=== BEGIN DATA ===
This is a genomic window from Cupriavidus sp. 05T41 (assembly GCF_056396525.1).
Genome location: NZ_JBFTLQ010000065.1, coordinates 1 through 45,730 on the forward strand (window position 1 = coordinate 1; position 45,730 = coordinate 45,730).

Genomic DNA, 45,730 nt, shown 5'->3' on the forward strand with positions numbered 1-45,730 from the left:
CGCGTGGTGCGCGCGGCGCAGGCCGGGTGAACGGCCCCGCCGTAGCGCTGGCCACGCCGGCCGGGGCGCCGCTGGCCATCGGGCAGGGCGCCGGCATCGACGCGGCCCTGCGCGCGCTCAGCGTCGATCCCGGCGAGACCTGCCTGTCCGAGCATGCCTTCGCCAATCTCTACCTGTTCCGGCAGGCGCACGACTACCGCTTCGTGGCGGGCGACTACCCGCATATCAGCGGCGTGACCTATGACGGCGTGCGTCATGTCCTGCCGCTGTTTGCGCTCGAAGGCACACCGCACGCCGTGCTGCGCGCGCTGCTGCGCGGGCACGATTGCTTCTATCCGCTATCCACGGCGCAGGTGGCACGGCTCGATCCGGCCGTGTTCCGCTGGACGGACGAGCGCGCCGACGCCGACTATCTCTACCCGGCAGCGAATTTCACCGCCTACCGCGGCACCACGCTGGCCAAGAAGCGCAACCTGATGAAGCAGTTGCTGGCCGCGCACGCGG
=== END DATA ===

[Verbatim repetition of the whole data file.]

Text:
This is a genomic window from Cupriavidus sp. 05T41 (assembly GCF_056396525.1).
Genome location: NZ_JBFTLQ010000065.1, coordinates 1 through 45,730 on the forward strand (window position 1 = coordinate 1; position 45,730 = coordinate 45,730).

Genomic DNA, 45,730 nt, shown 5'->3' on the forward strand with positions numbered 1-45,730 from the left:
CGCGTGGTGCGCGCGGCGCAGGCCGGGTGAACGGCCCCGCCGTAGCGCTGGCCACGCCGGCCGGGGCGCCGCTGGCCATCGGGCAGGGCGCCGGCATCGACGCGGCCCTGCGCGCGCTCAGCGTCGATCCCGGCGAGACCTGCCTGTCCGAGCATGCCTTCGCCAATCTCTACCTGTTCCGGCAGGCGCACGACTACCGCTTCGTGGCGGGCGACTACCCGCATATCAGCGGCGTGACCTATGACGGCGTGCGTCATGTCCTGCCGCTGTTTGCGCTCGAAGGCACACCGCACGCCGTGCTGCGCGCGCTGCTGCGCGGGCACGATTGCTTCTATCCGCTATCCACGGCGCAGGTGGCACGGCTCGATCCGGCCGTGTTCCGCTGGACGGACGAGCGCGCCGACGCCGACTATCTCTACCCGGCAGCGAATTTCACCGCCTACCGCGGCACCACGCTGGCCAAGAAGCGCAACCTGATGAAGCAGTTGCTGGCCGCGCACGCGG